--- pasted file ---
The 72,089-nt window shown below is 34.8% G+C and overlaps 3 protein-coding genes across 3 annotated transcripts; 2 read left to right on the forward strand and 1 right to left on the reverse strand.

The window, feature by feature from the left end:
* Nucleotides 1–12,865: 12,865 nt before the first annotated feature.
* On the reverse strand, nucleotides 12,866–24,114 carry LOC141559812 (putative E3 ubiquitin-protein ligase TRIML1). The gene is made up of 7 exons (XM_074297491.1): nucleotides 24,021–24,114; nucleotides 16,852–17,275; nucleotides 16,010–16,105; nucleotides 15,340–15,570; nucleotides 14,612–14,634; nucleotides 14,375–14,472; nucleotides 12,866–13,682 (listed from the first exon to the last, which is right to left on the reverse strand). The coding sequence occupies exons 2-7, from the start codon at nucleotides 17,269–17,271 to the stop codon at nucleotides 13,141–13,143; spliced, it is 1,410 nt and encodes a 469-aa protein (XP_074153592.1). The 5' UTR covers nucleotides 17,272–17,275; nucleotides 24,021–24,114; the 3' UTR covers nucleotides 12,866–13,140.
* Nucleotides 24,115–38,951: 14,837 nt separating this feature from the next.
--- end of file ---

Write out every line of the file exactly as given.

The 72,089-nt window shown below is 34.8% G+C and overlaps 3 protein-coding genes across 3 annotated transcripts; 2 read left to right on the forward strand and 1 right to left on the reverse strand.

The window, feature by feature from the left end:
* Nucleotides 1–12,865: 12,865 nt before the first annotated feature.
* On the reverse strand, nucleotides 12,866–24,114 carry LOC141559812 (putative E3 ubiquitin-protein ligase TRIML1). The gene is made up of 7 exons (XM_074297491.1): nucleotides 24,021–24,114; nucleotides 16,852–17,275; nucleotides 16,010–16,105; nucleotides 15,340–15,570; nucleotides 14,612–14,634; nucleotides 14,375–14,472; nucleotides 12,866–13,682 (listed from the first exon to the last, which is right to left on the reverse strand). The coding sequence occupies exons 2-7, from the start codon at nucleotides 17,269–17,271 to the stop codon at nucleotides 13,141–13,143; spliced, it is 1,410 nt and encodes a 469-aa protein (XP_074153592.1). The 5' UTR covers nucleotides 17,272–17,275; nucleotides 24,021–24,114; the 3' UTR covers nucleotides 12,866–13,140.
* Nucleotides 24,115–38,951: 14,837 nt separating this feature from the next.